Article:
The Burroughs Wellcome Fund (BWF) has selected Emory University for a $2.5 million, five-year award aimed at training new biomedical scientists whose expertise in research and teaching will bridge laboratory and population sciences.
The Emory program is one of three new BWF programs funded nationally within the Institutional Program Unifying Population and Laboratory Based Sciences. The other two programs will be located at the University of California, Los Angeles (metabolic diseases) and the University of Texas, Houston Health Science Center (gene-environment interaction).
The training awards, focused on understanding and improving human health, were created to connect population and computational sciences with laboratory-based biological sciences. The goal is to establish training programs that partner researchers in schools of medicine with those in schools of public health, as well as with a diverse range of other partners.
Emory's program, housed within the Emory University Graduate School, will create a new doctoral pathway called Human Health: Molecules to Mankind (M2M), with the theme of "Understanding human health: integrating biology, behaviors, environments and populations." Each doctoral student will train within two existing PhD programs, one in a laboratory science and one in a population science.
Kenneth Brigham, MD, director of the Emory/Georgia Tech Predictive Health Institute, will direct the M2M program with Michele Marcus, PhD, director of graduate studies and professor in the Department of Epidemiology at Emory's Rollins School of Public Health.
"The M2M program will create a bridge between these two areas of laboratory and population sciences, with the goal of creating a new kind of biomedical scientist," says Brigham. "With Emory's emphasis on cross-disciplinary education and research, and with a strategic plan that includes predictive health, global health, and computational and life sciences, our university is ideally positioned to become fully engaged in this pioneering program with our students and faculty."
Students will enroll in the Emory Graduate School and will align with existing PhD programs or with a new proposed PhD program in predictive health in Emory School of Medicine and the Rollins School of Public Health. Emory College will be a key participant, along with collaborators at the Centers for Disease Control and Prevention and the Georgia Institute of Technology. A collaboration with the Atlanta Clinical and Translational Science Institute also involves the Morehouse School of Medicine, Kaiser Permanente of Georgia and Children's Healthcare of Atlanta.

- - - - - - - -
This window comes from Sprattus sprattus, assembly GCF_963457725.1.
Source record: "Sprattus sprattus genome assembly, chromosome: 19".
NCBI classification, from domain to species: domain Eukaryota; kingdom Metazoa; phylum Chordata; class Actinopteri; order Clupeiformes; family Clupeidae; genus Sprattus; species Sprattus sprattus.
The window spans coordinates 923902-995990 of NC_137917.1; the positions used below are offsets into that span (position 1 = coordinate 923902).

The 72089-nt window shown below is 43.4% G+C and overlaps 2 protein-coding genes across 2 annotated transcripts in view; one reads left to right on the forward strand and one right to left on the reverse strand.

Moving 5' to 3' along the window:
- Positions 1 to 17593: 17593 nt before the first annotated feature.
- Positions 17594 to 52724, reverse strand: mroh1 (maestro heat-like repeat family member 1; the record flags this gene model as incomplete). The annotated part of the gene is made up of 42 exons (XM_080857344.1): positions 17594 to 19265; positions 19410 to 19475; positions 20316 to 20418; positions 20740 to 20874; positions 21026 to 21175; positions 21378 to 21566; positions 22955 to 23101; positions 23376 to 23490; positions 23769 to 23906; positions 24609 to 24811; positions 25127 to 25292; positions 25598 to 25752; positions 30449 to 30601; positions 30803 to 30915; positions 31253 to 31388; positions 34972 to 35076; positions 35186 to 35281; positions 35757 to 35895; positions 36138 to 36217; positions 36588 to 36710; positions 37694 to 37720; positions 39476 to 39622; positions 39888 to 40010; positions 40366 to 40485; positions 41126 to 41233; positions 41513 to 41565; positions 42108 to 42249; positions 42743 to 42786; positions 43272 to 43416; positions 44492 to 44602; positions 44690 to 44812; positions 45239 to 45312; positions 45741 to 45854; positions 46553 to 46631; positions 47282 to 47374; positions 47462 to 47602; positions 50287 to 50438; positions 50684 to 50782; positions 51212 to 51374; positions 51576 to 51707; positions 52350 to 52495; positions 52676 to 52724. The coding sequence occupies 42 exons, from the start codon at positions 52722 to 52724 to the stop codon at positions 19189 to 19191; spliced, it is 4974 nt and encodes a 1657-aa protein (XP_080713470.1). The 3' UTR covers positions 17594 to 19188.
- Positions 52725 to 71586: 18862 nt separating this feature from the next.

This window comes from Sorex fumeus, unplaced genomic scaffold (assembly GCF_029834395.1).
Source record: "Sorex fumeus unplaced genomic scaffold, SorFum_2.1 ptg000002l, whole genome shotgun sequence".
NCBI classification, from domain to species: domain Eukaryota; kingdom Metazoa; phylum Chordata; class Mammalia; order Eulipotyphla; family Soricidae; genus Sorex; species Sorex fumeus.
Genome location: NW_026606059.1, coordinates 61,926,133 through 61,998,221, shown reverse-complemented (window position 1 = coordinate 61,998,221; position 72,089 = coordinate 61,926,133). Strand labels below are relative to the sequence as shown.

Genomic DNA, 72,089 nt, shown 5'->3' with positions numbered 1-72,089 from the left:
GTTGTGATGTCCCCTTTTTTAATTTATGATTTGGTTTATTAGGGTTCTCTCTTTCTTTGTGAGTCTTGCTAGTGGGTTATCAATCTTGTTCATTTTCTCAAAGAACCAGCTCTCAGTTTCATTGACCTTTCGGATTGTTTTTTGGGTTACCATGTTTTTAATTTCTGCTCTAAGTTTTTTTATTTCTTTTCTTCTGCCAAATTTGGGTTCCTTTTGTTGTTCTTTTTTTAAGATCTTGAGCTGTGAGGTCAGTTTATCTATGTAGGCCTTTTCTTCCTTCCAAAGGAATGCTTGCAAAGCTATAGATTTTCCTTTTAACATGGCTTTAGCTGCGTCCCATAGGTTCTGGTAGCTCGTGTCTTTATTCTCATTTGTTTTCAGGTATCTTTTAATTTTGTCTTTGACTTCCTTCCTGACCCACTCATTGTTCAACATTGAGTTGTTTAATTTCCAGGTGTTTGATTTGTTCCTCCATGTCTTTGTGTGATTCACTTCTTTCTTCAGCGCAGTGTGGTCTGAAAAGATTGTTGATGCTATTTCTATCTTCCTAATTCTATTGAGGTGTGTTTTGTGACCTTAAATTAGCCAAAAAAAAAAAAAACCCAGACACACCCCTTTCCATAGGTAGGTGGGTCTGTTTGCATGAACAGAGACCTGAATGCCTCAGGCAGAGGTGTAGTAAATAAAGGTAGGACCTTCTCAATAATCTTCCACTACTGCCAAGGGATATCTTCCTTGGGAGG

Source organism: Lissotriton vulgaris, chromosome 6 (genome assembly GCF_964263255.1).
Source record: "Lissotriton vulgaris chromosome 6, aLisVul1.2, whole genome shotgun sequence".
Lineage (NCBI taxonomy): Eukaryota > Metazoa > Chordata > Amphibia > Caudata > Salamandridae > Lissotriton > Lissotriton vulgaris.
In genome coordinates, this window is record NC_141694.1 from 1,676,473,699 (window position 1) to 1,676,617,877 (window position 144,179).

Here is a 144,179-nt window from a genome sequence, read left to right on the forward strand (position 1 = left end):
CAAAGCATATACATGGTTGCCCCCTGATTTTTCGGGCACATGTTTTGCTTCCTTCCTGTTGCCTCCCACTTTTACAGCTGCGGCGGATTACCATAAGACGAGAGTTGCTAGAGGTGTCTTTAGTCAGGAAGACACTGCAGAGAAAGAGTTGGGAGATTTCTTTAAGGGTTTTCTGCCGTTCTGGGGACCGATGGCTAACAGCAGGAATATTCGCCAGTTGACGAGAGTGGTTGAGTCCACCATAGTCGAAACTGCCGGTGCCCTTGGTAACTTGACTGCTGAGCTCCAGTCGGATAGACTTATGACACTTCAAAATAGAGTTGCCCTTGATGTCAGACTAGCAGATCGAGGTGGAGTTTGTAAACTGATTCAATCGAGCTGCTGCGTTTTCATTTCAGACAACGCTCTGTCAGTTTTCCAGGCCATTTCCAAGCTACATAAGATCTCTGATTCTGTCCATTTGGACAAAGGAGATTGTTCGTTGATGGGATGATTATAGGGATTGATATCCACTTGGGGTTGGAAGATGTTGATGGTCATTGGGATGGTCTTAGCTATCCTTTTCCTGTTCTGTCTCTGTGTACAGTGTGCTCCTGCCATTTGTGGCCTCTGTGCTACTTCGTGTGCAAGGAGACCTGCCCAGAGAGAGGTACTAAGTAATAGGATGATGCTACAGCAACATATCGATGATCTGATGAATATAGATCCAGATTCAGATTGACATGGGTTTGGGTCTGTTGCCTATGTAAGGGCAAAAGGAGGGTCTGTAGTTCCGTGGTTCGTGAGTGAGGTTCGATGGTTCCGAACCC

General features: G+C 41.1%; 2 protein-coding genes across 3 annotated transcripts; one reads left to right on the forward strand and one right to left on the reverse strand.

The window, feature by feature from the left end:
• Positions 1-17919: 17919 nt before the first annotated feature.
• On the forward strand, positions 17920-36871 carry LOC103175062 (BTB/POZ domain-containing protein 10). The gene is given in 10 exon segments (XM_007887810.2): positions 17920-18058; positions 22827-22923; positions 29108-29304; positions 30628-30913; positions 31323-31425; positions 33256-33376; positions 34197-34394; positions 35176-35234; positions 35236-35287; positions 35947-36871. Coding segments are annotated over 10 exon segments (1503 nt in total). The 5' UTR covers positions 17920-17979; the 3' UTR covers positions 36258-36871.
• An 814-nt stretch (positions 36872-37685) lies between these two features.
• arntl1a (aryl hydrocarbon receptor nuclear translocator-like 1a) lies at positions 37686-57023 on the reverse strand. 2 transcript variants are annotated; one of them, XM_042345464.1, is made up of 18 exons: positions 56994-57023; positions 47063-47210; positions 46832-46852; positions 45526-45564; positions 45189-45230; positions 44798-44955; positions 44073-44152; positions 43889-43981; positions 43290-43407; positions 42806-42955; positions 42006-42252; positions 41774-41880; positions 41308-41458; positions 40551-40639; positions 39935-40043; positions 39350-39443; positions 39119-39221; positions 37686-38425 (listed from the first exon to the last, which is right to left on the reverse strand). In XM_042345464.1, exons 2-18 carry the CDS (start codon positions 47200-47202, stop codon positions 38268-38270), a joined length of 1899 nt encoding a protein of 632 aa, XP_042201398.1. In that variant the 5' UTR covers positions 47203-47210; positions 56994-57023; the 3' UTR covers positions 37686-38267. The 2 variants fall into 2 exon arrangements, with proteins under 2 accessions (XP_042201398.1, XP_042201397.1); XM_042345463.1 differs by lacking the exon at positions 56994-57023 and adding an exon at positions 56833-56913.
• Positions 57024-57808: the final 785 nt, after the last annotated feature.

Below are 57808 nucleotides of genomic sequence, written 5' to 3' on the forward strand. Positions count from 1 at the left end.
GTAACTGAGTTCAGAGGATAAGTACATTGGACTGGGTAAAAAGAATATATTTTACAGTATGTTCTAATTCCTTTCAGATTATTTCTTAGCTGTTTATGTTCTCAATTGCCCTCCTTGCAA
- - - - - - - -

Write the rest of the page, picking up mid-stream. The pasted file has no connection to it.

Lisa A. Tedesco, PhD, dean of the Graduate School, is excited about the project. "The M2M program brings together faculty and resources from many areas to train a new generation of scientists who can approach biomedical research with a new level of comprehensive and interconnected skill and expertise," she says. "It is an excellent example of reconfiguring graduate education to address difficult problems at a new level, and we are pleased to be a part of it."
Emory and partner institutions will provide an extensive background of related research projects, partnerships, and research and educational infrastructure that will enrich the new M2M training program. These include, among others, the Emory/Georgia Tech Predictive Health Institute, Emory Global Health Institute, the Hubert Department of Global Health and the Department of Epidemiology in the Rollins School of Public Health, the Emory Graduate Division of Biological and Biomedical Sciences, the joint Coulter Department of Biomedical Engineering at Georgia Tech and Emory, and the Emory-led Atlanta Clinical and Translational Science Institute (ACTSI).
The program initially will include four tracks, although others could be included as the program develops:
The M2M program also will offer an elective global science experience through the Emory Global Health Institute, the CDC and existing Emory collaborative programs in a variety of countries.
According to the Burroughs Wellcome Fund, trainees of its new programs may bring "new approaches to combining genomics with phenomics, addressing questions of population genetics, understanding molecular and environmental epidemiology, and a range of other issues important to understanding human health and its disruptors."
|Contact: Holly Korschun|